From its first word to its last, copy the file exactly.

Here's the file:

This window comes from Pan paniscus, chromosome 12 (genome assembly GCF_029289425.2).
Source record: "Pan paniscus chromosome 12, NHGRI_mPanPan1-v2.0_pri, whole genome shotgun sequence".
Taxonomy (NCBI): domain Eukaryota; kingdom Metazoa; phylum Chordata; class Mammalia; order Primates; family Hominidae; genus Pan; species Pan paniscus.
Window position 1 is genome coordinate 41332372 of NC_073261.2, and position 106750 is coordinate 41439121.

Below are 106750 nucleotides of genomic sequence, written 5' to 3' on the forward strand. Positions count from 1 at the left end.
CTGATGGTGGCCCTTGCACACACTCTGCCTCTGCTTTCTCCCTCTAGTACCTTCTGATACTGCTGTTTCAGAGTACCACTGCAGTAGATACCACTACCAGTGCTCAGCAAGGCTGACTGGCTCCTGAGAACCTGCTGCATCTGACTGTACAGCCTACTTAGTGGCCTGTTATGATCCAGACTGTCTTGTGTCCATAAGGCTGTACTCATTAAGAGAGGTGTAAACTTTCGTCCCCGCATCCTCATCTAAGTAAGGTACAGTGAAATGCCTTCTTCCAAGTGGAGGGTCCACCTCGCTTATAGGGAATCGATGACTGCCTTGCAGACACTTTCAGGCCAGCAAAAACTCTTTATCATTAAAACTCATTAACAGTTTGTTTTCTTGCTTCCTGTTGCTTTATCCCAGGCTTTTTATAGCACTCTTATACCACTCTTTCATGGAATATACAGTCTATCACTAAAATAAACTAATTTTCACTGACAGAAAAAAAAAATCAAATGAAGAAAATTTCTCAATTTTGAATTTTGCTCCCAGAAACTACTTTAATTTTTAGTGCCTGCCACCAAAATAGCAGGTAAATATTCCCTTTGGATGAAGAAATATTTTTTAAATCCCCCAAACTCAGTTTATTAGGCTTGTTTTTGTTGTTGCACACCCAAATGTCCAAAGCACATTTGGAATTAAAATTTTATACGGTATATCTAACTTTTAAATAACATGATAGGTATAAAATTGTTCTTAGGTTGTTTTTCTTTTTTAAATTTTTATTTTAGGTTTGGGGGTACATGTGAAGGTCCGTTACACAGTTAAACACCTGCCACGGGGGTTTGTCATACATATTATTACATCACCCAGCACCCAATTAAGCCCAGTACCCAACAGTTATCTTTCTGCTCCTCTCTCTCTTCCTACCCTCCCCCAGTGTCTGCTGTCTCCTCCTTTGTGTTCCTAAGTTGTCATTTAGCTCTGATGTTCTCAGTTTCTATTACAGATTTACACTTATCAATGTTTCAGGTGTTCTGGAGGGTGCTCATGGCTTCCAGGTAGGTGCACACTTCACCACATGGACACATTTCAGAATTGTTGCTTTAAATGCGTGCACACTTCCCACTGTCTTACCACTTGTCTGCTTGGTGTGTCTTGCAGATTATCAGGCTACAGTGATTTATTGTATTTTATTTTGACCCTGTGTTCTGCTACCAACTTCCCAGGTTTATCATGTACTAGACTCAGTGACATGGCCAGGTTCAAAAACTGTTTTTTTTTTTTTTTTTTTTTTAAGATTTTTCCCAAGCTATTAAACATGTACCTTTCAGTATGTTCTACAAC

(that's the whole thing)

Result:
This window comes from Pan paniscus, chromosome 12 (genome assembly GCF_029289425.2).
Source record: "Pan paniscus chromosome 12, NHGRI_mPanPan1-v2.0_pri, whole genome shotgun sequence".
Taxonomy (NCBI): domain Eukaryota; kingdom Metazoa; phylum Chordata; class Mammalia; order Primates; family Hominidae; genus Pan; species Pan paniscus.
Window position 1 is genome coordinate 41332372 of NC_073261.2, and position 106750 is coordinate 41439121.

Below are 106750 nucleotides of genomic sequence, written 5' to 3' on the forward strand. Positions count from 1 at the left end.
CTGATGGTGGCCCTTGCACACACTCTGCCTCTGCTTTCTCCCTCTAGTACCTTCTGATACTGCTGTTTCAGAGTACCACTGCAGTAGATACCACTACCAGTGCTCAGCAAGGCTGACTGGCTCCTGAGAACCTGCTGCATCTGACTGTACAGCCTACTTAGTGGCCTGTTATGATCCAGACTGTCTTGTGTCCATAAGGCTGTACTCATTAAGAGAGGTGTAAACTTTCGTCCCCGCATCCTCATCTAAGTAAGGTACAGTGAAATGCCTTCTTCCAAGTGGAGGGTCCACCTCGCTTATAGGGAATCGATGACTGCCTTGCAGACACTTTCAGGCCAGCAAAAACTCTTTATCATTAAAACTCATTAACAGTTTGTTTTCTTGCTTCCTGTTGCTTTATCCCAGGCTTTTTATAGCACTCTTATACCACTCTTTCATGGAATATACAGTCTATCACTAAAATAAACTAATTTTCACTGACAGAAAAAAAAAATCAAATGAAGAAAATTTCTCAATTTTGAATTTTGCTCCCAGAAACTACTTTAATTTTTAGTGCCTGCCACCAAAATAGCAGGTAAATATTCCCTTTGGATGAAGAAATATTTTTTAAATCCCCCAAACTCAGTTTATTAGGCTTGTTTTTGTTGTTGCACACCCAAATGTCCAAAGCACATTTGGAATTAAAATTTTATACGGTATATCTAACTTTTAAATAACATGATAGGTATAAAATTGTTCTTAGGTTGTTTTTCTTTTTTAAATTTTTATTTTAGGTTTGGGGGTACATGTGAAGGTCCGTTACACAGTTAAACACCTGCCACGGGGGTTTGTCATACATATTATTACATCACCCAGCACCCAATTAAGCCCAGTACCCAACAGTTATCTTTCTGCTCCTCTCTCTCTTCCTACCCTCCCCCAGTGTCTGCTGTCTCCTCCTTTGTGTTCCTAAGTTGTCATTTAGCTCTGATGTTCTCAGTTTCTATTACAGATTTACACTTATCAATGTTTCAGGTGTTCTGGAGGGTGCTCATGGCTTCCAGGTAGGTGCACACTTCACCACATGGACACATTTCAGAATTGTTGCTTTAAATGCGTGCACACTTCCCACTGTCTTACCACTTGTCTGCTTGGTGTGTCTTGCAGATTATCAGGCTACAGTGATTTATTGTATTTTATTTTGACCCTGTGTTCTGCTACCAACTTCCCAGGTTTATCATGTACTAGACTCAGTGACATGGCCAGGTTCAAAAACTGTTTTTTTTTTTTTTTTTTTTTTAAGATTTTTCCCAAGCTATTAAACATGTACCTTTCAGTATGTTCTACAAC